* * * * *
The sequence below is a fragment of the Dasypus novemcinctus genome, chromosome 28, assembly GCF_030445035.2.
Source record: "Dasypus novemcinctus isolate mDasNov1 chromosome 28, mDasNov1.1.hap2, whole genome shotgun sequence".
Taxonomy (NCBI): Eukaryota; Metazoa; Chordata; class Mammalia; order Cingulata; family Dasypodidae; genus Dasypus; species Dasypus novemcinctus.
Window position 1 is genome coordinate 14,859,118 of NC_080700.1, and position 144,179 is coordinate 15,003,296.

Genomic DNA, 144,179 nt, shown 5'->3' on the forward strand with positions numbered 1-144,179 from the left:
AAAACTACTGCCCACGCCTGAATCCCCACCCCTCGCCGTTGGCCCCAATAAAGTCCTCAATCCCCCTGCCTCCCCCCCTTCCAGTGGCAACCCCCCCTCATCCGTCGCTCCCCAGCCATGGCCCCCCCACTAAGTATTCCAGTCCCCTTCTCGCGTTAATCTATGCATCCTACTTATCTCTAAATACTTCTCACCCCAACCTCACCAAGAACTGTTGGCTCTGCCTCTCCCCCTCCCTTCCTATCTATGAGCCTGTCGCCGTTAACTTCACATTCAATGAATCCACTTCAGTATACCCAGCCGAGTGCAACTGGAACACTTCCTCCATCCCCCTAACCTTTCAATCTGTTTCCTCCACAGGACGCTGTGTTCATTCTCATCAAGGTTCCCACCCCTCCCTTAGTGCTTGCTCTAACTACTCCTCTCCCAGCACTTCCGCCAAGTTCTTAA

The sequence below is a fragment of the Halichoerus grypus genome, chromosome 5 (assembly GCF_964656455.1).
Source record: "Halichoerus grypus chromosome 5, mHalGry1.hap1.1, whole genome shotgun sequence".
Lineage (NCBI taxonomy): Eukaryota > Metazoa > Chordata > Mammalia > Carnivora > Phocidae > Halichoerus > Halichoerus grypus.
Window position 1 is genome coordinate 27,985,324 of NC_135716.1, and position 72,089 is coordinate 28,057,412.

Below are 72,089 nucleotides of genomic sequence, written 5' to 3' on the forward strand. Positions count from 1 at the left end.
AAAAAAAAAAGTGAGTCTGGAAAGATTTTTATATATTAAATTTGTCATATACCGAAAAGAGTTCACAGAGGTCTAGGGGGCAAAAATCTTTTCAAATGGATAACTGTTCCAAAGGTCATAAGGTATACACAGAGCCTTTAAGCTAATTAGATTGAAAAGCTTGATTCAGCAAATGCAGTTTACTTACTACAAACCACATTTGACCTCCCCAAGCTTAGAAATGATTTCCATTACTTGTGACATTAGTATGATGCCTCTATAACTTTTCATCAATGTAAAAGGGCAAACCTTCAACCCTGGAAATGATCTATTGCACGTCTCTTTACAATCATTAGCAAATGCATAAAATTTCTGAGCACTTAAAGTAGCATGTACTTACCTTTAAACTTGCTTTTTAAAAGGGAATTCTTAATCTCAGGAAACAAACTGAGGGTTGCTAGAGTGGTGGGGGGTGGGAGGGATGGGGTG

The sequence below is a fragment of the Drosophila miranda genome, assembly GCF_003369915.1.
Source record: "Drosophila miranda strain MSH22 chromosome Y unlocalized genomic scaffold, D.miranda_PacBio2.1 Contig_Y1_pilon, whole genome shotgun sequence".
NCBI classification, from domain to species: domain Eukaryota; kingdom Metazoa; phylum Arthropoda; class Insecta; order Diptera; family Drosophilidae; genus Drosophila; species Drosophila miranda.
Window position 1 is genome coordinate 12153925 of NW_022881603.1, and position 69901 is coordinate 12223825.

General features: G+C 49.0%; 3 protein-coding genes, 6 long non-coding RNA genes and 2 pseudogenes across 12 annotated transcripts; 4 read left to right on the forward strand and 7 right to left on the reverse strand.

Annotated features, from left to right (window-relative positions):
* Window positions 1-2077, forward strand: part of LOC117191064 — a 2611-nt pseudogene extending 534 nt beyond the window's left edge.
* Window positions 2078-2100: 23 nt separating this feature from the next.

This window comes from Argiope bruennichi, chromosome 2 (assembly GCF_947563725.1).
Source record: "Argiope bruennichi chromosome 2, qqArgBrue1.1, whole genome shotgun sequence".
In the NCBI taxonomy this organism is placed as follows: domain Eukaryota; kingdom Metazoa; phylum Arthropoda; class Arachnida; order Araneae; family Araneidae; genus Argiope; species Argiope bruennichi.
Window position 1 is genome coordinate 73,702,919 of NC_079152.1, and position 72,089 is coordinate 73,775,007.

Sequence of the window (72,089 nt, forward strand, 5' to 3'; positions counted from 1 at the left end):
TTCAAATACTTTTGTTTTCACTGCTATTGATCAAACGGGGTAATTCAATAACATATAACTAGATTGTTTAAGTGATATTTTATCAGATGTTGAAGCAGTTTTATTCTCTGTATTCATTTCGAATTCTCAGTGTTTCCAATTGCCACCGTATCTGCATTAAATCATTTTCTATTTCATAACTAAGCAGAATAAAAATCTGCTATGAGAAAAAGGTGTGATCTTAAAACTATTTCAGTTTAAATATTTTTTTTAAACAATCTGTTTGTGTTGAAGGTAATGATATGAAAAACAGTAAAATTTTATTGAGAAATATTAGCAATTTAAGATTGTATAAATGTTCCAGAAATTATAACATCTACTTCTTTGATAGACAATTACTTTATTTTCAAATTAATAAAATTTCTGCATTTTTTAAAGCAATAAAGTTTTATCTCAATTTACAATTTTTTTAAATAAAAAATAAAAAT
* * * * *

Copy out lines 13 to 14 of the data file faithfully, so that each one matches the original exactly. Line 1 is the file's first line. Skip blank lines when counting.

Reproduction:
The sequence below is a fragment of the Drosophila miranda genome, assembly GCF_003369915.1.
Source record: "Drosophila miranda strain MSH22 chromosome Y unlocalized genomic scaffold, D.miranda_PacBio2.1 Contig_Y1_pilon, whole genome shotgun sequence".